Sunday, October 21, 2018

Some Better Place

Earlier this week, Gevlon took it upon himself to analyse the outcome of this year's Blaugust as he saw it. He posted twice, first to assess the "long term effect" and then to see what blogs he could add to his blogroll as a result.

This caused a small ripple in the blogosphere, with Izlain, Rambling Redshirt and UltrViolet posting in response and a number of other Blaugustians leaving comments. Some seemed to take the Goblin's analysis to heart while others questioned both its methodology and accuracy.

I just thought he'd mistaken the basic purpose of Blaugust, which is a festival celebrating blogging and a bit of a talking-shop and meeting place for current bloggers. There was some justification for the confusion, since it's true that this year's event did also incorporate the New Blogger Initiative, which is intended to increase the blog supply for thirsty readers, something it's managed to do very successfully over the years.

Despite its undeniable success in encouraging new entrants and returnees to the form, the NBI has always had an extremely high drop-out rate. Gevlon's arch-enemy, Wilhelm, has occasionally analyzed the results, albeit over a much longer timeframe than the Goblin's: the number of blogs that survive, let alone thrive, is small.

According to Wilhelm's 2013 post on the fallout from the original NBI in 2012, of a hundred and ten participants, only thirty were still active a year later. Looking at those thirty I see just five that I'm still reading in 2018 - Why I Game, Ravalation (who hasn't posted for a while but was very active until spring 2018), Ald Shot First, Beyond Tannhauser Gate and Casual Aggro.

Five out of more than a hundred doesn't seem all that impressive but clicking through the links, sixteen of those thirty blogs are still online, if dormant. What's more, quite a few were still posting in 2016 or 2017, so they had a good run.

Of the rest, six go to dead links. That makes twenty-seven. The remaining three bloggers are still active but on different blogs.  

Game Delver is C.T.Murphy, currently blogging as "Murf Versus. Warp to Zero moved to Grimmash, although the last post there was in March this year.

That leaves White Charr, a blog that was technically still live in 2018, but only to point readers to a more active blog on Tumblr. That blog turns out to belong to no-one other than Aywren, longtime resident of my own blogroll, where she trades under the name Aywren Sojourner.

Meanwhile, back at this year's roundup over at Gevlon's, Narratess pops up in the comments to point out she, too, has more than one blog. Lots of people do. Well, lots of people might.

It's hard to be sure when bloggers either retain separate identities with the intent of keeping them secret or hive off different aspects of their blogging into silos according to subject matter. It's particularly difficult to keep track of who's still active when people move without leaving a forwarding address.

Gevlon himself dropped his Blogger identity after a crisis of conscience over supporting Google. He moved to WordPress but helpfully left his Blogger blog active with a link, which is what I still use to find him.

I currently have 175 blogs in my blogroll. I was going to cull them but until I hit whatever limit Blogger imposes I can't really see the point.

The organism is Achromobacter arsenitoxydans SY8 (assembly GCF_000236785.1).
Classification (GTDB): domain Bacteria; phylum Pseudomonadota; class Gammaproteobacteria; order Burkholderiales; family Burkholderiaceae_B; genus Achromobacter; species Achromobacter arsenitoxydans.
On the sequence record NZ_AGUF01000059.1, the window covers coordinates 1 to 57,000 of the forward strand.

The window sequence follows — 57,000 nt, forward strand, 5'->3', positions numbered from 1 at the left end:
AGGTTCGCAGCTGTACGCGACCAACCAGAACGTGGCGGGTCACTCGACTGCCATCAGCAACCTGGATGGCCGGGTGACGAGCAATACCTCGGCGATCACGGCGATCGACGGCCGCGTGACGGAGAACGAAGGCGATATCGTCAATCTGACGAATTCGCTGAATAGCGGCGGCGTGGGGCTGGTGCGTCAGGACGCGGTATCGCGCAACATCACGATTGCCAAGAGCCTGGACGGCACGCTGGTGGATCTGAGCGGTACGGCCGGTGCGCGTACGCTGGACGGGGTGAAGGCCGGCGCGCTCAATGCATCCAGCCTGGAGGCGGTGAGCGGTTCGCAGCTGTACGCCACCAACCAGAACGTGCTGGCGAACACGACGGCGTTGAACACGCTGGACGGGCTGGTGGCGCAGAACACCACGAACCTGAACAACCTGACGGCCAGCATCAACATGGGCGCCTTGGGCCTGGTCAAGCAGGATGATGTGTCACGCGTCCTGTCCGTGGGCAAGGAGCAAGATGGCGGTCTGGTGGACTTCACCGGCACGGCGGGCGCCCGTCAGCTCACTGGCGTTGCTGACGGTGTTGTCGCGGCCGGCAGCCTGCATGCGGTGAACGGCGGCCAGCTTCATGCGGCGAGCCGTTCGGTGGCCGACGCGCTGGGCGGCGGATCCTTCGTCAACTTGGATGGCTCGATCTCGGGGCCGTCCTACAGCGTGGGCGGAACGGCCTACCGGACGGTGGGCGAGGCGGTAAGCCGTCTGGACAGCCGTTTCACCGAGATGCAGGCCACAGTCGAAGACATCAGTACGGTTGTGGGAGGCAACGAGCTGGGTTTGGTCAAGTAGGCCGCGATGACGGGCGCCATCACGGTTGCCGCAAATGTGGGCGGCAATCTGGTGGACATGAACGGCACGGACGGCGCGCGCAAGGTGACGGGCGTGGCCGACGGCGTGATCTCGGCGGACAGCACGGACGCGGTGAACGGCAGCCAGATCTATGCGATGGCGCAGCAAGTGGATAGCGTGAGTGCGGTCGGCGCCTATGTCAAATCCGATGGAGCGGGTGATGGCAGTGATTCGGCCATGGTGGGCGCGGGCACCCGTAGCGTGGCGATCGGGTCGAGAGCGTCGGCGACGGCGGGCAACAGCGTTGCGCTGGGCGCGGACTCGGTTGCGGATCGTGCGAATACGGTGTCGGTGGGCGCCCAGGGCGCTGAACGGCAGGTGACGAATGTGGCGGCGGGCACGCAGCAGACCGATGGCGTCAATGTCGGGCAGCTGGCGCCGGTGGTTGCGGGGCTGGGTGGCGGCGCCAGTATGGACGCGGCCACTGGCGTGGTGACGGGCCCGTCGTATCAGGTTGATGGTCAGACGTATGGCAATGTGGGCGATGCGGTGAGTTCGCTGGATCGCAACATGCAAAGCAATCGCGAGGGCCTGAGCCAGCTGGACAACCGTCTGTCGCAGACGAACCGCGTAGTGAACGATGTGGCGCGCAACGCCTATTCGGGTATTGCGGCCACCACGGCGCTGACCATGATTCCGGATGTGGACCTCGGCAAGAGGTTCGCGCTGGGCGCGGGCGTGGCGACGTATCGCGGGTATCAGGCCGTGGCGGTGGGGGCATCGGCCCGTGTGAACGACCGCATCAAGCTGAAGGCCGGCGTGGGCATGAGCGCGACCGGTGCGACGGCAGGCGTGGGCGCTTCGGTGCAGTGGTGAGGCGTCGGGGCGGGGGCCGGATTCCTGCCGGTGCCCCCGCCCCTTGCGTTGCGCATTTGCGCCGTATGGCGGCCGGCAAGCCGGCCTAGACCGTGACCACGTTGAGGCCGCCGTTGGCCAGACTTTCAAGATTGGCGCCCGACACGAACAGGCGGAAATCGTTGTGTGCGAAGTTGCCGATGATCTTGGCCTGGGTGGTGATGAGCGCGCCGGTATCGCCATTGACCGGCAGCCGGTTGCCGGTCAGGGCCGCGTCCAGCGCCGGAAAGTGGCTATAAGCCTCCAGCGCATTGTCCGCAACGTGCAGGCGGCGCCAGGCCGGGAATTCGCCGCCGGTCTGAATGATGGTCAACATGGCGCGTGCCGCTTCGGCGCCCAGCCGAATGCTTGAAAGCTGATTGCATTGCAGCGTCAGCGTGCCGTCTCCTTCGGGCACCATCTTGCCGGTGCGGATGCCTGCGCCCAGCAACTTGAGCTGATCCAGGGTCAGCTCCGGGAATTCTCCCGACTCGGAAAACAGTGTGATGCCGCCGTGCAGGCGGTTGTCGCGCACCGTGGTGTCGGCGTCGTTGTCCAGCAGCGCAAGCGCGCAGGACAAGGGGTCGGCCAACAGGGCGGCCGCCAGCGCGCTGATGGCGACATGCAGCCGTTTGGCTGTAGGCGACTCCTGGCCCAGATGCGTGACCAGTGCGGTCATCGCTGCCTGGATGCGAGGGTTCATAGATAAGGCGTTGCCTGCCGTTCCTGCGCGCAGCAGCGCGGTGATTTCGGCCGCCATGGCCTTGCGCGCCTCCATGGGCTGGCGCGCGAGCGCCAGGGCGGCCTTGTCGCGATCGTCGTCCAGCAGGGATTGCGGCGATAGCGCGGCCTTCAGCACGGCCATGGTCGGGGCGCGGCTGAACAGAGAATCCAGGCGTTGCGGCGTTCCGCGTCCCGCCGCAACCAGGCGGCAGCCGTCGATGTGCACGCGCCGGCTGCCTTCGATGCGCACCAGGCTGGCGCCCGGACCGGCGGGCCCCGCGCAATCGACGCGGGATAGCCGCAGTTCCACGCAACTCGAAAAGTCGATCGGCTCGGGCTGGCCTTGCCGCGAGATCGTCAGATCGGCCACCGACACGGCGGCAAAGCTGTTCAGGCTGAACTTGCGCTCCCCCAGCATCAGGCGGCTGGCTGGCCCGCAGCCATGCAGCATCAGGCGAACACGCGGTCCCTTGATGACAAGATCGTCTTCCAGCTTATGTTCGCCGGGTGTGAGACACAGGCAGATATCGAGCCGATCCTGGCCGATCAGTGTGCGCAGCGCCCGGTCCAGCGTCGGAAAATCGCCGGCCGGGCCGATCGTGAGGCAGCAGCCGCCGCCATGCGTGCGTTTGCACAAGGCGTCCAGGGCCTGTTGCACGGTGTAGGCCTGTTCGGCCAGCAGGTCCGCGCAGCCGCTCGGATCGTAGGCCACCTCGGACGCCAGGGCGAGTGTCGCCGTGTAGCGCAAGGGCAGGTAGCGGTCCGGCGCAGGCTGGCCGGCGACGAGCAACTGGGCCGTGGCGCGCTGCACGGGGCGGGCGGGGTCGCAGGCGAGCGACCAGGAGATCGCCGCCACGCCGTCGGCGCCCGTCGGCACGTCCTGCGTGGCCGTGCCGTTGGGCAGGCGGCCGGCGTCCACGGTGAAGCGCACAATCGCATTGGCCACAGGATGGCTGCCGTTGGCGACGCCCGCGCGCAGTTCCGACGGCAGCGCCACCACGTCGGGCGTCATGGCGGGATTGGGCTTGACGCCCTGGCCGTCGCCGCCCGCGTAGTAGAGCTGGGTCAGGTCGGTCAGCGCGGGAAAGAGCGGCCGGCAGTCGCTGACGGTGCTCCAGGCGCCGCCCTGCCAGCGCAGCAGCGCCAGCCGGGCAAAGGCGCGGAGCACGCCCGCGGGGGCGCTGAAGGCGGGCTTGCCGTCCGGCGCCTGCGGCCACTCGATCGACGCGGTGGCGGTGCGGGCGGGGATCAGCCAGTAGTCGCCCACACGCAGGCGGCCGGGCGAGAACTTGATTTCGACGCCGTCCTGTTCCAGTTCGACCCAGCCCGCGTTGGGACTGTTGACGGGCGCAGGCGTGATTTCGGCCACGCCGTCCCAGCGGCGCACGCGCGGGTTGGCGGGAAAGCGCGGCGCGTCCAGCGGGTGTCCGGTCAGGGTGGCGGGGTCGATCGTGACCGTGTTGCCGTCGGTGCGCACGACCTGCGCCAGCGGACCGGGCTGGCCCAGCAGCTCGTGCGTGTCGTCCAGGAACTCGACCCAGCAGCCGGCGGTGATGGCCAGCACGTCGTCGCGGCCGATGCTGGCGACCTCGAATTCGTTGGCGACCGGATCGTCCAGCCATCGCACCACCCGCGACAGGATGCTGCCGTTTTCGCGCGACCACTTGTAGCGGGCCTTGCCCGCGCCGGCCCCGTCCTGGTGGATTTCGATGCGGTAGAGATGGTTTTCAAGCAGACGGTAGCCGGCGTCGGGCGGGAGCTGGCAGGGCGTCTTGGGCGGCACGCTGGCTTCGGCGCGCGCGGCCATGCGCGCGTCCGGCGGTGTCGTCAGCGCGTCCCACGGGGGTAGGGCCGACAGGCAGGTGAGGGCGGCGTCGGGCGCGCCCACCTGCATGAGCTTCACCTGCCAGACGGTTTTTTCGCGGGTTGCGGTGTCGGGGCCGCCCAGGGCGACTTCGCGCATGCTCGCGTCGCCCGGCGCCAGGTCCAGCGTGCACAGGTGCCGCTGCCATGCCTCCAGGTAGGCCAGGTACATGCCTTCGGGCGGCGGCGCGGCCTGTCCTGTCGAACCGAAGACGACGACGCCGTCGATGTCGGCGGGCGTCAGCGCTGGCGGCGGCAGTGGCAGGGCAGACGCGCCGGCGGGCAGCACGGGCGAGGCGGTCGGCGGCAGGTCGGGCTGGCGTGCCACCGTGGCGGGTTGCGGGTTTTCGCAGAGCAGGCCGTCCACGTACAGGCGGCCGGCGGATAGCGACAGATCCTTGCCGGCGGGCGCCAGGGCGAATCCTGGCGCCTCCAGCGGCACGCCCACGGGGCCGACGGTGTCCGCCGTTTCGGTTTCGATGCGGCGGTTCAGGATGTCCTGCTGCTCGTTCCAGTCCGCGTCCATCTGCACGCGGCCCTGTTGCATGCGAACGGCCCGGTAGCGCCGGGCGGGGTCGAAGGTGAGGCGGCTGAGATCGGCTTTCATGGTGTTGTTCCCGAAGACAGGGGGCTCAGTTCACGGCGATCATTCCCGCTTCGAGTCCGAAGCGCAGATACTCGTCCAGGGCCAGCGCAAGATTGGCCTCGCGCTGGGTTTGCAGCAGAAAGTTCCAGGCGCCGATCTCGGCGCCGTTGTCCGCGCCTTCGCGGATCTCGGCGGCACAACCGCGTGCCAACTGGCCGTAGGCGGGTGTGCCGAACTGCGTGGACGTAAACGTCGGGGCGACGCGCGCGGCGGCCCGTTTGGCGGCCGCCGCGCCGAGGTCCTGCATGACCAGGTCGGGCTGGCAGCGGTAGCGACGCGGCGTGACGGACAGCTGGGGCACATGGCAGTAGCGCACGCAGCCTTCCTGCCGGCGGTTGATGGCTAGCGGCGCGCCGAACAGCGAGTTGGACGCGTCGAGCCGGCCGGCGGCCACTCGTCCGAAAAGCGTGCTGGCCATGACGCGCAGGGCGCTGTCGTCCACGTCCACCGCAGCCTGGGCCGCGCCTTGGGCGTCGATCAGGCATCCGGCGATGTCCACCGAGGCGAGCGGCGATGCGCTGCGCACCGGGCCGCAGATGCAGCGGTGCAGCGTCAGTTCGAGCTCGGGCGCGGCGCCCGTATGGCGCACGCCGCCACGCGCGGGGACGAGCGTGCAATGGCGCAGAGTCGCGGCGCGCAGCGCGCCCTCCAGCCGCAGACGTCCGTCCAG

As is often mentioned, Blogger has the best automated blog linking out there. It reliably and faultlessly floats the most recent post of any and all of those 175 blogs to the top of the list. By leaving them all on there I can guarantee I'll know immediately if any of the dormant ones wake up.

That's a lot better than Feedly can manage, which is why, increasingly, I use my own blog roll rather than Feedly to keep up with what's happening in the blogosphere. I have quite a few non-gaming blogs in Feedly, though, which I would be somewhat dubious about adding to the widget on Inventory Full.

It's been noticeable of late that fewer posts are popping up in my Feedly feed. I've been assuming it's because of natural attrition. As a result of Gevlon's investigations and the surrounding commentary, however, I decided this morning to click on a few of the links that hadn't sparked for a while.

I began with a music blog I follow. It's called "Music That I Like" and it's by Everett True, a music journalist and sometime performer, who I first encountered in the mid-1980s, when he was writing and performing under the name The Legend. (Link very NSFW!).

The last post at Music That I Like was just over a year ago, when Everett was raving about the very wonderful Dream Wife. He'd seemed quite depressed around that point and I was wondering if he'd finally packed it all in for good but thankfully it turns out not.

Music That I Like may not have had any new posts since August 2017 but it has a twitter feed that's still going. I clicked on that and it magically transported me to Everett's new blog, How NOT To Write About Music, where the most recent post was...yesterday!

All of which suggests that, if you want to keep up with what's happening in the blogosphere, you need to pay attention and make an effort. It would be very nice if people always announced when they're taking a break and always left a change of address post up after they'd moved, but they don't. Sometimes you have to go look for them.

I guess now I should go click through all the blogs on my blogroll and Feedly that haven't posted in a few months or years to see if they went on to another party somewhere and forgot to tell me. It'd be quite a big project, though.

I've got a week off work in November. Maybe I'll do it then.

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